- Value – how much a person likes the app’s features, relative to the universe of other options
As the slide above shows, how those three factors combine indicates the way to make the most money from Android apps.
Another factor that’s worth considering is marketability. Free apps, including “freemium” titles that use ads or in-app purchases to make money, are the easiest to market. We all like free stuff, even if they know there’s money being made off them in some other ways; thus, it’s easier to market a free app over a paid app regardless if it’s an iOS or an Android app. Take note, the marketing cost should not be your primary option; attracting people who aren’t paying for an app or end up using it for a few times, thus not getting you the ad or revenues via IAP you counted on, doesn’t make you the money you sought in the first place.
So, no matter your pricing model, always remember that apps have to be good at what they do and how users engage with them. Quality matters most to gain customers, customer loyalty, and referrals to their friends and colleagues.
OK, let’s face it, if you are an app developer, you are not just building apps for fun, right? Building an app is a business where you need to earn money to keep going. But, with so many options available for monetization, which tactic should you adopt for your app?
If you know about the ups and downs on app monetization model from day one, you can easily prove that your customers are willing to pay to solve the problem you’ve identified for your app – this is a crucial part of validating an app idea.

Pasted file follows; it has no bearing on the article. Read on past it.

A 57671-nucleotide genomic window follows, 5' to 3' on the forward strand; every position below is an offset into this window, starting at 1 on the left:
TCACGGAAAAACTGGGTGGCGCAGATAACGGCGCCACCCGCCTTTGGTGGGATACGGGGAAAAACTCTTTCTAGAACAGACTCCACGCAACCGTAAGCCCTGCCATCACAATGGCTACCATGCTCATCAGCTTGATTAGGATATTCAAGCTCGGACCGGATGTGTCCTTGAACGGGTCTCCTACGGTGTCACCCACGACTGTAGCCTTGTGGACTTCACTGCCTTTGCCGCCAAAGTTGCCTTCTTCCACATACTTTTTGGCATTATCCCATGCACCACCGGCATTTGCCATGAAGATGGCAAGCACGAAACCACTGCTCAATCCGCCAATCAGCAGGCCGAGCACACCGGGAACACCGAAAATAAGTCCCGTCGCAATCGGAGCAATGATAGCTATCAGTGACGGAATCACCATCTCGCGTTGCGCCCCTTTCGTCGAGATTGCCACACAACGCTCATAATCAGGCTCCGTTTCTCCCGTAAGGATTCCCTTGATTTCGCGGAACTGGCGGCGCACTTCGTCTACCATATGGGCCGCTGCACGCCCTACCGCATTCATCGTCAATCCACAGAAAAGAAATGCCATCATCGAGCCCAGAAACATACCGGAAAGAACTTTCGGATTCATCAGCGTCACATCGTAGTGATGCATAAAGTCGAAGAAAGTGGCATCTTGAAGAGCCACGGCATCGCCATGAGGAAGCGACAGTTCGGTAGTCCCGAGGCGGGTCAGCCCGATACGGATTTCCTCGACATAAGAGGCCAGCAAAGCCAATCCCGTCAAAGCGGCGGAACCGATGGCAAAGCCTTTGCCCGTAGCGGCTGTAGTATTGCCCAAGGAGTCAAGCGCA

There are actually three good pricing models that bring in all the revenue for apps. According to Distimo’s report, IAP revenue from freemium apps brought in the most revenue at 71%, with paid revenues following at 24%, while in-app revenues from paid apps are only at 5%.
If you launched your app using one of these monetization models, most likely you’ll have a greater chance at making more revenue than any other model.
Here’s what you need to know about each monetization models:
- Freemium App
This may not be just the most popular monetization option for Android apps, but it is the most revenue generating one, with in-app purchases raking in 90 percent in the Asian markets, according to Distimo’s report.
A freemium app is being offered free-of-charge to users with limited features. Users can access a premium version or any additional content and features via in-app purchase. This model has also been used for subscribing for monthly content updates. The free app with an in-app purchase removes the price point as a barrier for users to download an app and gives the developer the fighting chance to prove the value of their app or product.